It was written by Tony Anghie, former solider accused of plotting to overthrow the government in 1962. At a dinner party a couple of months ago some of Tony Anghie's contemporaries were reminiscing about the attempted coup. According to his contemporaries, he was a brilliant officer who topped the class at Sandhurst. He was, they claim, destined for a brilliant career, culminating surely in the position of Army Commander.
This is his appreciation of Lakshman Kadirgamar.
Much has been written in the last week about Lakshman Kadirgamar. He was an excellent orator, brilliant advocate, ambitious and the quintessential Renaissance Man. Sri Lanka will not see the like of another Foreign Minister like him.
As his friend and of his family for nearly sixty years I admired him as a man of principle. He was a junior to his brother Sam, who defended me in the Coup Trial of 1962. Whenever I visited from Australia, he would always contact me and we would discuss men and matters. When he became a member of parliament in 1994, I was one of the first to congratulate him from Melbourne, as I felt he would make a difference to the 'run of the mill' parliamentarians-which he did.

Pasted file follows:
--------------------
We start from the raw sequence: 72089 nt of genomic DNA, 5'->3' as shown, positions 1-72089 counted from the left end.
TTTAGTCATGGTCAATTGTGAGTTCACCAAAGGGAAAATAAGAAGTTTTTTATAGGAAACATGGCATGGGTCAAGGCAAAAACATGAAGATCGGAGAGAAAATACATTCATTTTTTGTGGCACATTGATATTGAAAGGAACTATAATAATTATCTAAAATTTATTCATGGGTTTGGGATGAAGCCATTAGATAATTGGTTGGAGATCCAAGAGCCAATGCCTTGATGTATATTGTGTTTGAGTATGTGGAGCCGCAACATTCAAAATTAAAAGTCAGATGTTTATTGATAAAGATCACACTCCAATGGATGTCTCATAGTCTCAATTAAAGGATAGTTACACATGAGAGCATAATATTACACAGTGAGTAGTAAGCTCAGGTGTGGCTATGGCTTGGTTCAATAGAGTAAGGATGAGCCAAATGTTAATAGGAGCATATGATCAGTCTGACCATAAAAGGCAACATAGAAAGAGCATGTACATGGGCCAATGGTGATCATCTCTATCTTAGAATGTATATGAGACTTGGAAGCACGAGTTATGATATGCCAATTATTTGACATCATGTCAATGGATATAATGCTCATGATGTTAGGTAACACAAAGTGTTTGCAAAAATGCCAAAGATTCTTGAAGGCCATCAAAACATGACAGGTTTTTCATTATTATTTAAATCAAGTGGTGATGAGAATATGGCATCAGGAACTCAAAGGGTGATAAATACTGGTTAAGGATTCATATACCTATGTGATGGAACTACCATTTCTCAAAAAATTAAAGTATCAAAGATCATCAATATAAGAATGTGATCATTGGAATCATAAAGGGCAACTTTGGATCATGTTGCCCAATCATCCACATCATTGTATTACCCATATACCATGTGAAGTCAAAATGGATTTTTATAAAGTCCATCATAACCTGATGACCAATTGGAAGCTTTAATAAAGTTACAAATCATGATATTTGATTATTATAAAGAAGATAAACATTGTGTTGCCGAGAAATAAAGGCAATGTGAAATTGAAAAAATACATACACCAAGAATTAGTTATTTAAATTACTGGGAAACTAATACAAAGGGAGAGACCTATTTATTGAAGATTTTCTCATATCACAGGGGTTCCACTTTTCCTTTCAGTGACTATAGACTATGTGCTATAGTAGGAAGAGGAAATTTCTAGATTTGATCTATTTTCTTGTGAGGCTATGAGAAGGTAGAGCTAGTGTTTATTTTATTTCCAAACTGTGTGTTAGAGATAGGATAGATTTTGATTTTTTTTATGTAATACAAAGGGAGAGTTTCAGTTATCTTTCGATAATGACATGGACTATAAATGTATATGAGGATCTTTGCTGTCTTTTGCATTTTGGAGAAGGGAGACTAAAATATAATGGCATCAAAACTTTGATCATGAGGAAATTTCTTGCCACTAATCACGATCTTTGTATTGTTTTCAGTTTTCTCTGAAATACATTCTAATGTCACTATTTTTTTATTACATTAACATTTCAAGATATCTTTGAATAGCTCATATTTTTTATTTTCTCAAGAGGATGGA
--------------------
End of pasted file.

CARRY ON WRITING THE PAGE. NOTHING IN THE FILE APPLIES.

But then Lakshman fell among political thieves. The man of principle became the political advocate. He could plead any brief with aplomb and conviction; whether in the UN General Assembly or any other international forum; this was his strength as Foreign Minister; and this became his trait in the last decade of his life. He was ambitious and Kadirgamar was for Kadirgamar and anyone's gain was a by-product. His shabby treatment of Jayantha Dhanapala bears testimony to this.
How else could one explain his stand on Thavakal, and Anura Bandaranaike's brilliant attack on him in Parliament. How could one explain his stand on the ISGA when in opposition - it should not be even be considered; and then his position when in government - it may be the basis for negotiations?
I am aware he wanted to quit politics after the defeat of the PA, - he would probably be alive had he done so. He was however persuaded to stay, and it is difficult to imagine how a liberal democrat like him would be the co-author of a coup and countenance the sacking of a Government which commanded a majority in the House? No doubt principle and political power are indeed strangers and no doubt Lakshman subscribed to this.
As his daughter Ajita mourned, the last decade of his life saw him a prisoner both politically and personally. He abandoned his two children and they were estranged from him, much to their sorrow, and any attempts at reaching him were rebuffed. As his son Ragi said, their loss was their country's gain! This was the great flaw is his personality and the sacrifice of principle both in his political and personal life; and we his old friends grieved at the change in the man.
No doubt when history is written, he will be remembered as the greatest Foreign Minister Sri Lanka has produced and nothing became him in life as his leaving of it.
To us his old friends however he will be remembered as a fallen idol. He was my friend. May he rest in peace.